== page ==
Thomas chose to keep much of the original production crew in tact, including her sister-in-law, Tennille Olsen and her brother, Will Thomas, who served as 1st and 2nd assistant cameras respectively. One major addition, however, was casting director Adrienne Stern who would help Thomas secure a star cast to bring her characters and her script to life.
“I couldn’t believe I was making a film with more crew and more talent than I could ever have imagined,” said Thomas. “It was so magical, I was already happy on the first day.”
One of the first auditions Stern and Thomas received was from veteran actor Billy Zane who earned the role of Paul—Rachel’s father and leader of the colony. Zane, who has worked with notables like James Cameron on Titanic and Robert Zemeckis on Back to the Future, claims that Thomas had an approach to directing that was all her own.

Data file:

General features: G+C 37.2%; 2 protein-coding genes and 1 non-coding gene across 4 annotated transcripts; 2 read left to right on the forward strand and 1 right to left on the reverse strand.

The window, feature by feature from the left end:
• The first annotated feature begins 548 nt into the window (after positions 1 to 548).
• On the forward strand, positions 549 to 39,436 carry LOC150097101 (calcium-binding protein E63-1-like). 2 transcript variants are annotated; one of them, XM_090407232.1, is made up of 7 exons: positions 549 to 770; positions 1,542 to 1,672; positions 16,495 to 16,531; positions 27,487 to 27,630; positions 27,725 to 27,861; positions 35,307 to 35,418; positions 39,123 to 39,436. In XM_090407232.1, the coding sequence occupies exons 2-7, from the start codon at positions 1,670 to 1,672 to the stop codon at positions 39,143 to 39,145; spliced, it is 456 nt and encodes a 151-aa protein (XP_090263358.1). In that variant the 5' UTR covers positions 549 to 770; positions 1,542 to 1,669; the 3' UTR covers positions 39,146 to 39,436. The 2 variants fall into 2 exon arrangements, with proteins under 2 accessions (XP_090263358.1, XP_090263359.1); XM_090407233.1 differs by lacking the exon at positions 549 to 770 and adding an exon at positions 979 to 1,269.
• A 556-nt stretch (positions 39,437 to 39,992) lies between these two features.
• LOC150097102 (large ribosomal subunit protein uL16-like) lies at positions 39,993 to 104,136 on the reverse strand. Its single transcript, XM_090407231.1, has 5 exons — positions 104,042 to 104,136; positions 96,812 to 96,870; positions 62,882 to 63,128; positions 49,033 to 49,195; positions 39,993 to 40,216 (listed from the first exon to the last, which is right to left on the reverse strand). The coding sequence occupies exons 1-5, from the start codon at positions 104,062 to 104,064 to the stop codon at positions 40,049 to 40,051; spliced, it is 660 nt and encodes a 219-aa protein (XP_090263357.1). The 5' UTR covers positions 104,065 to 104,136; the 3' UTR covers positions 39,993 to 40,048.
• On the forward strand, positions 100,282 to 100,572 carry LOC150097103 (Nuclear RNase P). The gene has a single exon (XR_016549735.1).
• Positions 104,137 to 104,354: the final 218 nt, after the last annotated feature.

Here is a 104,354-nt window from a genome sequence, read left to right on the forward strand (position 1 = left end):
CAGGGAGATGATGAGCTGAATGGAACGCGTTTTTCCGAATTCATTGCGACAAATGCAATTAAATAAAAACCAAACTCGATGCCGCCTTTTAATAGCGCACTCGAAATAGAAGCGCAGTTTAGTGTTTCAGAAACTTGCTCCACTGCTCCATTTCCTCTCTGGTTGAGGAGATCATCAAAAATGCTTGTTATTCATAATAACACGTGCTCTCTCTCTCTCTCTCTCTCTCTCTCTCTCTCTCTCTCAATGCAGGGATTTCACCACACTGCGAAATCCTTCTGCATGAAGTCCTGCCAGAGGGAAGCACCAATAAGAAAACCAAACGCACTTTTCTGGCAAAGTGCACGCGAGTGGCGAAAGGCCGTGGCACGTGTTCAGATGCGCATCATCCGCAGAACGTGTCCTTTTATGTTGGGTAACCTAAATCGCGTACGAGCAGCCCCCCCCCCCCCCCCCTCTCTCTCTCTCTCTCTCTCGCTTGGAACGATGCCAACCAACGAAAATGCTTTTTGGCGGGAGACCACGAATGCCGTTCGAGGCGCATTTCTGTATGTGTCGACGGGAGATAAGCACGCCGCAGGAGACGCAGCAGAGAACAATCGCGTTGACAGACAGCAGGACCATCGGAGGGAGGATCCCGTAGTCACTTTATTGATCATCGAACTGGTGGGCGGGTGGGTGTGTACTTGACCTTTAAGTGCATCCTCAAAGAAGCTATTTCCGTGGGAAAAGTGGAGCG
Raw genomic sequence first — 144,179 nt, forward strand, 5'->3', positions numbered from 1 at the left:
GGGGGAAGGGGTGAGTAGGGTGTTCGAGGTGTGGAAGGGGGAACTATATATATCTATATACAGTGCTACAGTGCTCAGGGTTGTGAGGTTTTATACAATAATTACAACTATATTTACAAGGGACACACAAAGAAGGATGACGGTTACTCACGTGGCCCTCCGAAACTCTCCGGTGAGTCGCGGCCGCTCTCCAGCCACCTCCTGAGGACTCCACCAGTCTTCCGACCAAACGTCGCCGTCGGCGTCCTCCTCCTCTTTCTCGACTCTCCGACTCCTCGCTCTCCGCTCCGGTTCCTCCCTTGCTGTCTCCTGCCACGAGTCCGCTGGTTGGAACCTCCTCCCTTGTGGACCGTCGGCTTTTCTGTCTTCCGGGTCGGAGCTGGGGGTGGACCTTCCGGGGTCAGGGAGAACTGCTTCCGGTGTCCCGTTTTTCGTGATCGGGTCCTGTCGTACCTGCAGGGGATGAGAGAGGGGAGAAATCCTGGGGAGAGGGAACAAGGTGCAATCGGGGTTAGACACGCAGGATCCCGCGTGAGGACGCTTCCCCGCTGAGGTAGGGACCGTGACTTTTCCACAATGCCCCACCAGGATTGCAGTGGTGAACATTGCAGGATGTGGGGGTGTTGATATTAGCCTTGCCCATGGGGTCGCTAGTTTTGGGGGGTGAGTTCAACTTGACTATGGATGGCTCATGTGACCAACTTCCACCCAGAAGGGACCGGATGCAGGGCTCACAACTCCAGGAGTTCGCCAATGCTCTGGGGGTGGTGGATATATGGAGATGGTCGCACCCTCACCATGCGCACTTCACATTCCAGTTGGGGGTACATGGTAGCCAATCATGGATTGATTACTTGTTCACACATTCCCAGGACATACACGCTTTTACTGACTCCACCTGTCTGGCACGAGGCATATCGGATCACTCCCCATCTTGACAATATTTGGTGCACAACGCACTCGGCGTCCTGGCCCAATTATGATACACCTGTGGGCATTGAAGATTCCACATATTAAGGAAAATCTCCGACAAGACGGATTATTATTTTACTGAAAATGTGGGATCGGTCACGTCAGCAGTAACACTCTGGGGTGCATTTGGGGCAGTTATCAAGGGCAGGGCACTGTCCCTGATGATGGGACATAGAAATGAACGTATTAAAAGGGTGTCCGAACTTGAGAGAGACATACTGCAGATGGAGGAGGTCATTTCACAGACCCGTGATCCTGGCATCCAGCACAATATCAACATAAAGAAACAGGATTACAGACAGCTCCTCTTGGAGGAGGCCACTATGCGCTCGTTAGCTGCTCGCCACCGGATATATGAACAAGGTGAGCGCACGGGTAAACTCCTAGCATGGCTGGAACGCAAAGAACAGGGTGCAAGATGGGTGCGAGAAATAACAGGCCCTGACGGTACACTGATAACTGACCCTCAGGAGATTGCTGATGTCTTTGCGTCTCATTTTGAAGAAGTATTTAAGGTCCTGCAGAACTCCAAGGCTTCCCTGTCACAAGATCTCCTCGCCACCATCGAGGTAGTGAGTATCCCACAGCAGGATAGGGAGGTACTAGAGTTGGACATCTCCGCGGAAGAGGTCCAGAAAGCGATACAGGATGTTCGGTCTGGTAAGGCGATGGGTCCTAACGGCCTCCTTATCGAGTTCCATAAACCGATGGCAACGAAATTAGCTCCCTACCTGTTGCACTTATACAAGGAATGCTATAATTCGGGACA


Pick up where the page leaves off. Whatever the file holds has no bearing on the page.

“Rebecca has the director gene,” said Zane. “She has the vision and confidence of relaxed specificity shared by few established directors I've had the great pleasure of working with.”
Liam Aiken, who previously starred alongside Susan Sarandon in Stepmom and as Klaus Baudelaire in The Series of Unfortunate Events, was cast as Mr. Will—Rachel’s rigidly obedient older brother who undergoes arguably the most drastic character transformation.
The other lead male role of Clyde—a struggling misfit who falls for Rachel—went to Rory Culkin, who Caldwell specifically suggested for the role. “I looked him up and thought he was perfect,” said Thomas. “So, we offered him the part and he said yes.”
Ironically, the film’s protagonist was the very last to be cast. Thomas and Stern had seen auditions from several hopefuls but none quite fit the specific image the director had for Rachel’s character. Julia Garner, the doe-eyed blonde indie actress, snagged the leading role just a week before production began.